New Orleans had beckoned us with a sultry southern drawl and the promise of fried oyster po'boys since we began to plan the trip, and not even the torrential downpour we encountered outside the city could keep us away. We treated ourselves to three nights at the Hotel St. Pierre in the French Quarter, our longest stop on the trip, and trotted gleefully each night to Cafe du Monde for cafe au lait and beignets dusted with powdered sugar. In the warm, close evening air, we could barely feel where our skin ended and the slow, dreamy city began. We ate plates of fried catfish by the lazy Mississippi and seriously considered giving up our plans of moving to the Northeast in favor of putting down roots in New Orleans, opening an orchid nursery or bed and breakfast or art gallery. We were as relaxed as we'd ever been, intoxicated by the South.
But we had more friends and family to see, and by that point, our impromptu Facebook fan club was clamoring for news of our next adventure. We visited the Memphis Farmer's Market and bought beautiful, inky-indigo eggplants and sunny yellow squash for our hosts in St. Louis. There, we braved long lines to sample creamy, delicious, addictive frozen custard at Ted Drewe's, studded with candy chunks and so thick that it stays in the cup even when held upside down. We lost ourselves in huge steaming bowls of pho (Vietnamese noodle soup), a testament to the vitality and culinary genius of the Vietnamese population in Missouri, and felt rejuvenated by the warm hospitality of one of our best friend's parents, who graciously housed us. After a restful two nights, we headed east once again, this time toward Cleveland, where Mike's extended family welcomed us with hugs from a dozen nieces and nephews, all under the age of five, and a bowl of homemade spaghetti as big as one of the kids. We spent the evening with cousins, nieces, nephews, aunts, uncles, and great aunts. We recounted our adventures and mishaps over pitzels (Italian anise cookies) made by ninety-five year old Great Aunt Laura, a first generation Italian-American. We realized that we didn't need to go to Italy to experience Italian culture at all, and slept well in the safe comfort of family.
One last stop stood between us and New York, and though we were ready to sleep in our own bed once again (we crossed our fingers that our movers would arrive in New York around the time that we did), we couldn't pass up the opportunity to visit Chelsea's side of the family, Aunt Carol and Uncle Willman, who had lived in the City of Brotherly Love for fifty of their ninety years. Our tour of the city began with Italian hazelnut gelato (Italian food follows us, we swear) and ended with a taste-test of the two famous institutions for Philly cheese steaks - Geno's and Pat's, across the street from one another in South Philly. While we were hard-pressed to choose between the two, we did agree that Cheez Whiz beat American or Provolone by a long shot, and that onions were essential. (Order it "whiz, wit" - Cheez Whiz, with onions - and you'll be all set.) And yes, we did see the Liberty Bell and Benjamin Franklin's grave - we are American, after all - but mostly because they were on the way to the Reading Terminal farmers market, which opened in 1893 and boasted the best pickles on the planet. When we finally landed in New York the next day, exhausted but happy, we were more than ready for a big salad, a hot bath, and a home.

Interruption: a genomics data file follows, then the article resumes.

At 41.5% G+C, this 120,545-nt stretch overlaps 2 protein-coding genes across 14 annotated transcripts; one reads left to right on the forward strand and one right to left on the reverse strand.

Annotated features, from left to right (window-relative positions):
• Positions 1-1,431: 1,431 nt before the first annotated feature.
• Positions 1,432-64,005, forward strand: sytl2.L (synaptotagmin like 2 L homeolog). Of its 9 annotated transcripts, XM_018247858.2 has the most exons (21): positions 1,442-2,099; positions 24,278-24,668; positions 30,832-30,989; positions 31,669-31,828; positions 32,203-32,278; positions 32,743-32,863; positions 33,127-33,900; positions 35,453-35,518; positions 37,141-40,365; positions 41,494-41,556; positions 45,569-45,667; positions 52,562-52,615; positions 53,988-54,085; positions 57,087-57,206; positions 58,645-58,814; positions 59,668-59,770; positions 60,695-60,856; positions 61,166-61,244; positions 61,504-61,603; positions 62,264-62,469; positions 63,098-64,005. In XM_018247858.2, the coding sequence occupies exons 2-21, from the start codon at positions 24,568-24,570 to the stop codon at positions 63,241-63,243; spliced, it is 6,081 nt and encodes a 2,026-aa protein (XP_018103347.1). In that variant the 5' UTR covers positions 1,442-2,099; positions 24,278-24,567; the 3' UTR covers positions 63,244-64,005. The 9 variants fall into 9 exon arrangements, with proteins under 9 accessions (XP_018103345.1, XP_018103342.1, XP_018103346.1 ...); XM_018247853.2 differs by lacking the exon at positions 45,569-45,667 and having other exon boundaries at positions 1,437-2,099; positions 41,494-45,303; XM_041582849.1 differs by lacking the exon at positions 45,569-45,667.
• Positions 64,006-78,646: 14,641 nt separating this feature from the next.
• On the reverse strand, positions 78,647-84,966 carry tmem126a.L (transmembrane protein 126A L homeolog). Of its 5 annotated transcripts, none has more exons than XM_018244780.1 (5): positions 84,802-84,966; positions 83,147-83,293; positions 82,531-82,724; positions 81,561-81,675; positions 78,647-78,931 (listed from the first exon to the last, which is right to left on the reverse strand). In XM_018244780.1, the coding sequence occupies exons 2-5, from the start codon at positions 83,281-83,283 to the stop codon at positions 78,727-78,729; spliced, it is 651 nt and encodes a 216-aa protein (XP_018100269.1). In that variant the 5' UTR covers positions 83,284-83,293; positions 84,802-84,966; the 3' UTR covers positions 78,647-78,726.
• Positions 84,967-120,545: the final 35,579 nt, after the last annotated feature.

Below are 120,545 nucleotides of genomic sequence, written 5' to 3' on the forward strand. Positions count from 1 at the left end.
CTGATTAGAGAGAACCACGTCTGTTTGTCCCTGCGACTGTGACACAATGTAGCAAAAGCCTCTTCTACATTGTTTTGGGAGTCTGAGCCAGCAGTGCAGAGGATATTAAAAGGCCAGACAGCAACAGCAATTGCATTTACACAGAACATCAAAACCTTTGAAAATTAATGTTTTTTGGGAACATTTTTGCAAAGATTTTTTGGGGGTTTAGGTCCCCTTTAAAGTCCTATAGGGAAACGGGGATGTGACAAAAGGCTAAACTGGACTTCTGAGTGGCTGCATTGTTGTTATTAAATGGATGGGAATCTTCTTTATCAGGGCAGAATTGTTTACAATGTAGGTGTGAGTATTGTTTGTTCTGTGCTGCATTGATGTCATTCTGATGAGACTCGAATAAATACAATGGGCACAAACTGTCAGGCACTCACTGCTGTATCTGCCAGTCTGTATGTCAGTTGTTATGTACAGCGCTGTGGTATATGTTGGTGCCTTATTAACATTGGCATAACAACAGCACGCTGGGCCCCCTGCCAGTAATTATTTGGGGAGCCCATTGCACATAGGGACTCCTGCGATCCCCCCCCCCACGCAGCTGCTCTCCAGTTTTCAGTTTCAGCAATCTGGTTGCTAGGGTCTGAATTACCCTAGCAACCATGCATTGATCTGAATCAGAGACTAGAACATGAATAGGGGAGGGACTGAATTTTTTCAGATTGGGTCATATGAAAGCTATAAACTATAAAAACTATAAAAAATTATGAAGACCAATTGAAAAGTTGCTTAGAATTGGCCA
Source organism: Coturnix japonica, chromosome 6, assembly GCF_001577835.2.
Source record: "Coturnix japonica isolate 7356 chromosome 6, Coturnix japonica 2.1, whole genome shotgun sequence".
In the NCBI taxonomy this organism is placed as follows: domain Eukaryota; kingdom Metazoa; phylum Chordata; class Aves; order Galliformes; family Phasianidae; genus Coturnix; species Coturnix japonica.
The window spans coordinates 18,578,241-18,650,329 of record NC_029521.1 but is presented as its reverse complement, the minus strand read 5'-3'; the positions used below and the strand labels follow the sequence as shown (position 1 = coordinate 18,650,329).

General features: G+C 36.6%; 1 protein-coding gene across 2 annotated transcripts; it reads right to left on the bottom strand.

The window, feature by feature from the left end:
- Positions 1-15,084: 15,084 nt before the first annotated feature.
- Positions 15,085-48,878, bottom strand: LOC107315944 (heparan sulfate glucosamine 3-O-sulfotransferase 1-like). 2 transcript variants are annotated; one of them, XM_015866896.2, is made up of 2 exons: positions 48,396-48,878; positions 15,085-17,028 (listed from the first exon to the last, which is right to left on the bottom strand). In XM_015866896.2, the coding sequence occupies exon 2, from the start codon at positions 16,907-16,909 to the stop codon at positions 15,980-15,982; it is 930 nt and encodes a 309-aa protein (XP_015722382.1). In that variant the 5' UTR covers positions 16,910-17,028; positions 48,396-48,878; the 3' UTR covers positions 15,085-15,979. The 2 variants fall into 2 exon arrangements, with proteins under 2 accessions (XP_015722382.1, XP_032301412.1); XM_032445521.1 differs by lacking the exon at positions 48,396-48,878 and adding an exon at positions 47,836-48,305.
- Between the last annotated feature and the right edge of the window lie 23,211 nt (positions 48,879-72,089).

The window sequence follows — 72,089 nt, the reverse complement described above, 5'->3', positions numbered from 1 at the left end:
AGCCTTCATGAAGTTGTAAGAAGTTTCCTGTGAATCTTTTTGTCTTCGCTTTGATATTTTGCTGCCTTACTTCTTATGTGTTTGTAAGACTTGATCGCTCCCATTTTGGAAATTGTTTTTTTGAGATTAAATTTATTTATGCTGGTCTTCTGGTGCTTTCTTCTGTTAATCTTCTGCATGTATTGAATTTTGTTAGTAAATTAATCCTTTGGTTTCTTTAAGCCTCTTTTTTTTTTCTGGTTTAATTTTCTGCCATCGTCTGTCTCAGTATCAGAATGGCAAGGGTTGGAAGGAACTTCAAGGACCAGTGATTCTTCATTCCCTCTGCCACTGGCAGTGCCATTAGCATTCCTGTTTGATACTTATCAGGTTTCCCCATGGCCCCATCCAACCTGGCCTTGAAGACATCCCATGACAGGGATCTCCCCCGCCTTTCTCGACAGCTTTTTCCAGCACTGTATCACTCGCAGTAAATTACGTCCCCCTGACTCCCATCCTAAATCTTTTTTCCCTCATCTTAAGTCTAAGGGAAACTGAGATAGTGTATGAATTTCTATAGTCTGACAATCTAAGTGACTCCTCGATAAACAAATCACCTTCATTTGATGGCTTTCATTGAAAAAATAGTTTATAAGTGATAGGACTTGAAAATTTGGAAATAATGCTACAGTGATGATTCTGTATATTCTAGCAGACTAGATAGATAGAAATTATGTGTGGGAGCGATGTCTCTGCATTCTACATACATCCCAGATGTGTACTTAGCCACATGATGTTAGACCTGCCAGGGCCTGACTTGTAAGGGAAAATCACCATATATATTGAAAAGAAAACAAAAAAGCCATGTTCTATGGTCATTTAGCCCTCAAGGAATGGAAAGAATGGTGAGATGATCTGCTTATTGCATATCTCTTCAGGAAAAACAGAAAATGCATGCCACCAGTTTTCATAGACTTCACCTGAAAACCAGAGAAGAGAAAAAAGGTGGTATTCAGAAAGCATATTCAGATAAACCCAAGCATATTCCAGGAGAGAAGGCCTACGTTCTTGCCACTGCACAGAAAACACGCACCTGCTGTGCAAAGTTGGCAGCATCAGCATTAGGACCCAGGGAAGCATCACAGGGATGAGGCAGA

The road trip was much more affordable than a trip to Italy might have been, but it didn't come without its expenses. We were able to offset the total cost of around $5,000 with over $1,000 from Traveler's Joy - a huge help! Our friends and family loved contributing to our adventure through the website, helping to pay for our barbecue dinner in Texas, massages in Santa Fe, gas, museums, and road snacks along the way. We carefully planned our route based around cities where we were able to spend time with friends and family, especially folks who weren't able to make it to the wedding, which helped to keep the cost down. When friends ask if the trip was amazing, we don't hesitate to answer, "YES!" - but we follow that enthusiasm with, "but it was hard." Nineteen days in a car with ANYONE is difficult, let alone someone with whom you've just undergone a massive, scary, thrilling, life-altering rite of passage. But we are grateful for every second of our epic adventure, especially each challenge, which helped us remember why we are so much in love, and how we fit together like puzzle pieces, and how we are stronger together than we are alone. A road trip was an amazing way to begin our new life together, to turn a symbolic journey into a literal one, and we'd recommend the experience to any adventurous newlyweds. One piece of advice, though: don't forget to pack the Alka Seltzer.